Over a career that has spanned four decades so far, concertgoers have routinely paid a lot of money to hear Phil Smith play the trumpet. The long-time principal trumpet of the New York Philharmonic retired this summer after 36 years in the orchestra. In his first professional audition, while still a student, he won a place in the Chicago Symphony. While still in his 20s, Phil came to New York following just his second professional audition. According to New Yorker magazine, “For the past thirty-six years, Smith has presided over orchestral trumpet playing, with a resonant, clarion sound and a reputation for never missing a note.” He has been, inarguably, one of the world’s great performers. Continue reading
It seems to me, after a good deal of thought, reflection and research, that we have so much difficulty dealing with behavioral and cognitive bias in large measure because we build our belief structures precisely backwards. There’s nothing revelatory in that conclusion, obviously, because it is exactly what confirmation bias is all about. We like to think that we make (at least relatively) objective decisions based upon the best available evidence. But the truth is that we are ideological through-and-through and thus tend to make our “decisions” first — based upon our pre-conceived notions — and then backfill to add some supportive reasoning (which need not be very good to be seen as convincing).
I have been working on an infographic to try to illustrate the issue* and have come up with the following.
The goal should be to build from the ground up — beginning with facts, working to conclusions and so on. Beliefs are interpretations of one’s conclusions about the facts. If more fervently held, they rise to the level of conviction and perhaps to the highest pyramid level, whereby one makes a major commitment to a particular cause, approach or ideology. These commitments are the things by which we tend to be defined. Continue reading
Ezra Klein (formerly of The Washington Post) has a new venture (Vox) dedicated to what he calls “explanatory journalism” and which offers consistently progressive “explanations” for various policies by a talented but ideologically pure staff. Klein’s big introductory think piece cites research (already familiar to regular readers here) showing that people understand the world in ways that suit their preexisting beliefs and ideological commitments. Thus in controlled experiments both conservatives and liberals systematically misread the facts in a way that confirms their biases.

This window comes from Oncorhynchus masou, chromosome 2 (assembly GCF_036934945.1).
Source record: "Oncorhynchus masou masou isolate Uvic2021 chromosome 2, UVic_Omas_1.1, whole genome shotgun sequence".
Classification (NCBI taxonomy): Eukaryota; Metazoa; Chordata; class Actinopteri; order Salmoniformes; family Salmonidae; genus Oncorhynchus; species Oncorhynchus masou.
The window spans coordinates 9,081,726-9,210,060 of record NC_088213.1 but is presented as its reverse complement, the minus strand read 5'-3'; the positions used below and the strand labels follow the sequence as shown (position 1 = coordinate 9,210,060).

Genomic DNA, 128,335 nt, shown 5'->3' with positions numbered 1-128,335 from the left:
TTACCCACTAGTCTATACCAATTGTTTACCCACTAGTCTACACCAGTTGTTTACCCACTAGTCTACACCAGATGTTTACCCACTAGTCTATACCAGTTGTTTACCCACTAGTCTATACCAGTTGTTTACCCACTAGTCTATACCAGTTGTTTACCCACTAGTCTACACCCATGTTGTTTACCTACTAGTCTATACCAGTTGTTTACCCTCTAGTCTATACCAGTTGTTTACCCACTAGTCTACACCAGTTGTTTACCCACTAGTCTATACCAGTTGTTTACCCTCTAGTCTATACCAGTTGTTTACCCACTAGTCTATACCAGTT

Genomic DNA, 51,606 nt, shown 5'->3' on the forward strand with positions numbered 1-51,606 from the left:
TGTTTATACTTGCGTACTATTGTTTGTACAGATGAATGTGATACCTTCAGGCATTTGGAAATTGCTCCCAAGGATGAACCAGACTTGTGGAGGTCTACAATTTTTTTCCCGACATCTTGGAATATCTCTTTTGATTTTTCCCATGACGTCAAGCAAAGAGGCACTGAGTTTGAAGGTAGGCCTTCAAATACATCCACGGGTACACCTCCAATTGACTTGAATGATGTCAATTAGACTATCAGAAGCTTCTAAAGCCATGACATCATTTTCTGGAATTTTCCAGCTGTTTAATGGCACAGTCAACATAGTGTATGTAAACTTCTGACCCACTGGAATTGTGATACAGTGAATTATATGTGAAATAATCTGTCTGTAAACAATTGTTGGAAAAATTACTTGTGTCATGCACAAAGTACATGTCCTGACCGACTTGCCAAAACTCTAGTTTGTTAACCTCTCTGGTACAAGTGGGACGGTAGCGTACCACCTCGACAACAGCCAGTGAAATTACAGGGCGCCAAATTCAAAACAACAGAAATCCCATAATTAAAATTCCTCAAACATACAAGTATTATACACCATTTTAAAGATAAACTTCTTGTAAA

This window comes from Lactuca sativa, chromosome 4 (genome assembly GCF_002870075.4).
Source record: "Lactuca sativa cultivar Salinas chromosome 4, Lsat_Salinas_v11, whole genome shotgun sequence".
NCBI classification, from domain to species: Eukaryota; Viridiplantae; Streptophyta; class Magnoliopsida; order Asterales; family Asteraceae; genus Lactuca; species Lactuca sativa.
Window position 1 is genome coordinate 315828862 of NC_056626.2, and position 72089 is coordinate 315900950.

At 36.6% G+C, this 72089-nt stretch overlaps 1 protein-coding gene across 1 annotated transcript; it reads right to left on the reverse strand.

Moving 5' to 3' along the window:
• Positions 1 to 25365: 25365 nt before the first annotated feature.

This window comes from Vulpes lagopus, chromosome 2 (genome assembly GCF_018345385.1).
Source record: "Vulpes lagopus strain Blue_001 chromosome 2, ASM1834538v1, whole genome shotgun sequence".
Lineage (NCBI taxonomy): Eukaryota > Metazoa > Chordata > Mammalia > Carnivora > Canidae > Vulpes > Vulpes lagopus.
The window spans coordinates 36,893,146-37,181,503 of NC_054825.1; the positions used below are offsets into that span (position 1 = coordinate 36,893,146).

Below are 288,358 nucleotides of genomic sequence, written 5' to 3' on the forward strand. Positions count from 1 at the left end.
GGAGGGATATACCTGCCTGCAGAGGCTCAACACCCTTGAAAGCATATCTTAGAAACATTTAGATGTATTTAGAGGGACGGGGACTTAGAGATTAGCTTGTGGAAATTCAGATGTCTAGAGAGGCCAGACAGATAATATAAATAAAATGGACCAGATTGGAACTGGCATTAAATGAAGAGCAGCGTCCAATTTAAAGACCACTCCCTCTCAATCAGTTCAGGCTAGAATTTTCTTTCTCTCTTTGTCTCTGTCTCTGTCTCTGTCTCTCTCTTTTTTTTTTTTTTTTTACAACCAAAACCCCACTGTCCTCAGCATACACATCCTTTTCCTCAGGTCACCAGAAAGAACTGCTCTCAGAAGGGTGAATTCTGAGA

Interestingly, if unsurprisingly, while Klein concedes the universality of the problem in theory, all of his examples point out the biased stupidity of his political opponents. Paul Krugman – a terrific economist but an often insufferable progressive shill – sees Klein’s bid and ups the ante, exhibiting classic bias blindness: “the lived experience is that this effect is not, in fact, symmetric between liberals and conservatives.” In other words, his “lived experience” trumps the research evidence (science at work!). In Krugman’s view, conservatives are simply much stupider than liberals because reality skews liberal. He even goes so far as to deny that there are examples where liberals engage in the “overwhelming rejection of something that shouldn’t even be in dispute.” If what is being expressed is perceived to be the unvarnished truth, bias can’t be part of the equation.
Yale’s Dan Kahan, who was Klein’s primary interviewee in the referenced piece and an author of much of the relevant research, found Krugman’s view “amazingly funny,” in part because the research is so clear. Biased reasoning is in fact ideologically symmetrical. Continue reading
On June 21, 1932, after Max Schmeling lost his heavyweight boxing title to Jack Sharkey on a controversial split-decision, his manager Joe Jacobs famously intoned, “We was robbed.” It’s a conviction that hits home with every fan of a losing team and thus every sports fan a lot of the time. It’s also a point of view that has received a surprising amount of academic interest and study (note, for example, this famous 1954 paper arising out of a Dartmouth v. Princeton football game).